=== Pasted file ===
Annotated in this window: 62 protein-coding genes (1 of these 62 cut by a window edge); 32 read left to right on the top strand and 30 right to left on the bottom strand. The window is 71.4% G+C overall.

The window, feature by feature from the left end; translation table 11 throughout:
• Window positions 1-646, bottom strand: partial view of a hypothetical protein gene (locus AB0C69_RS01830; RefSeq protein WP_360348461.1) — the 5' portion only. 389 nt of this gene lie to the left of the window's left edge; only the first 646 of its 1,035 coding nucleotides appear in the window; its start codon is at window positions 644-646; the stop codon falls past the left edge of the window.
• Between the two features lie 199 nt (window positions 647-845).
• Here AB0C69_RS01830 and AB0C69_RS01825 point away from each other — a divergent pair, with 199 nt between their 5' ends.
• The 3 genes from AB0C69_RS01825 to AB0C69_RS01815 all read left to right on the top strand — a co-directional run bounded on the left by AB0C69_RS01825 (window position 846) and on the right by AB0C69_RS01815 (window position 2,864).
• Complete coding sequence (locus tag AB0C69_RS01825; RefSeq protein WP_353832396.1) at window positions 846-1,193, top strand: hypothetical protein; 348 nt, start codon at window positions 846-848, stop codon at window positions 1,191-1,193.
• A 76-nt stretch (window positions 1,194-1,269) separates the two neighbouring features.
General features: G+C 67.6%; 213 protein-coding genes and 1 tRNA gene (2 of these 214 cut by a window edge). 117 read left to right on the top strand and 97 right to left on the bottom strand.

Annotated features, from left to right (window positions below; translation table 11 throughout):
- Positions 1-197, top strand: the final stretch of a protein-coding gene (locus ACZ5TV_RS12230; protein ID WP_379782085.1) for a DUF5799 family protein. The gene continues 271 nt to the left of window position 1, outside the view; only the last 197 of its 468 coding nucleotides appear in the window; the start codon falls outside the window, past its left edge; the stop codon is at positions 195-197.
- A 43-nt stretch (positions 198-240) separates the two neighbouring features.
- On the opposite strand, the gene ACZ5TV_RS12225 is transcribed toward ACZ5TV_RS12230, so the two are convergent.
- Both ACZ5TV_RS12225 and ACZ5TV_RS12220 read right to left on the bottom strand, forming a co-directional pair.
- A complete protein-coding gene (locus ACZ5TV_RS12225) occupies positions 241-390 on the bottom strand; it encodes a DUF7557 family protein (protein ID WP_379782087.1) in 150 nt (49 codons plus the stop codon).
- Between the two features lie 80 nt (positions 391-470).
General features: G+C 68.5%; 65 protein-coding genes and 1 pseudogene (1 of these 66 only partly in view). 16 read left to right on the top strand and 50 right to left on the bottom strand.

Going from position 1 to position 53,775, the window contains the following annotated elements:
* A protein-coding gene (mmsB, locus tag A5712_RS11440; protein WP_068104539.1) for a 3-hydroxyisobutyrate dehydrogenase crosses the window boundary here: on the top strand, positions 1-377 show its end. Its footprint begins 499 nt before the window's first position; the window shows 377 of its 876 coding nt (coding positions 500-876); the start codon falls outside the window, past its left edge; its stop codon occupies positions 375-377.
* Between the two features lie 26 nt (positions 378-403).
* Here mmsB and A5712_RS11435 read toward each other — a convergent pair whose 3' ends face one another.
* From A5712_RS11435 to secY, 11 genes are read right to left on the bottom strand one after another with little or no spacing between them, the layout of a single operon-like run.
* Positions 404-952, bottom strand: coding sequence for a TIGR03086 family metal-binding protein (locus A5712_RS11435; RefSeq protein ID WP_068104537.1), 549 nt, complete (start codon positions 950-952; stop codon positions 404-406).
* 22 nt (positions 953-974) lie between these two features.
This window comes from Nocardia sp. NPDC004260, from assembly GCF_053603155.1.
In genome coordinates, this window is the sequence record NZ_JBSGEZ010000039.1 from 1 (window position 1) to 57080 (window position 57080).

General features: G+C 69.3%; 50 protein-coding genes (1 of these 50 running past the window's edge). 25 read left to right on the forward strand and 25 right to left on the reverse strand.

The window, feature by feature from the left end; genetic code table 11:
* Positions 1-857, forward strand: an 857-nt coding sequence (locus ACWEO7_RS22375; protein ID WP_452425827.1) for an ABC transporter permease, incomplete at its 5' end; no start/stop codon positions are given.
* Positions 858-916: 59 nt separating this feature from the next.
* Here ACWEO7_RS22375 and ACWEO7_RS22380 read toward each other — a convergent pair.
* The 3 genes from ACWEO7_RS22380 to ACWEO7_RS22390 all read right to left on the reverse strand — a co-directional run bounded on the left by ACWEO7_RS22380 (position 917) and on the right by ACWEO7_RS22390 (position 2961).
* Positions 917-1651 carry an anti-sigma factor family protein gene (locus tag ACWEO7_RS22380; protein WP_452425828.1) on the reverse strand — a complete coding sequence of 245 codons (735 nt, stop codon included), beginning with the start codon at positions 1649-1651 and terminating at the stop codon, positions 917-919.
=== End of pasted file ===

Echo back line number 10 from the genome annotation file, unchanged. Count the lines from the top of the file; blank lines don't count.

Annotated features, from left to right (window positions below; translation table 11 throughout):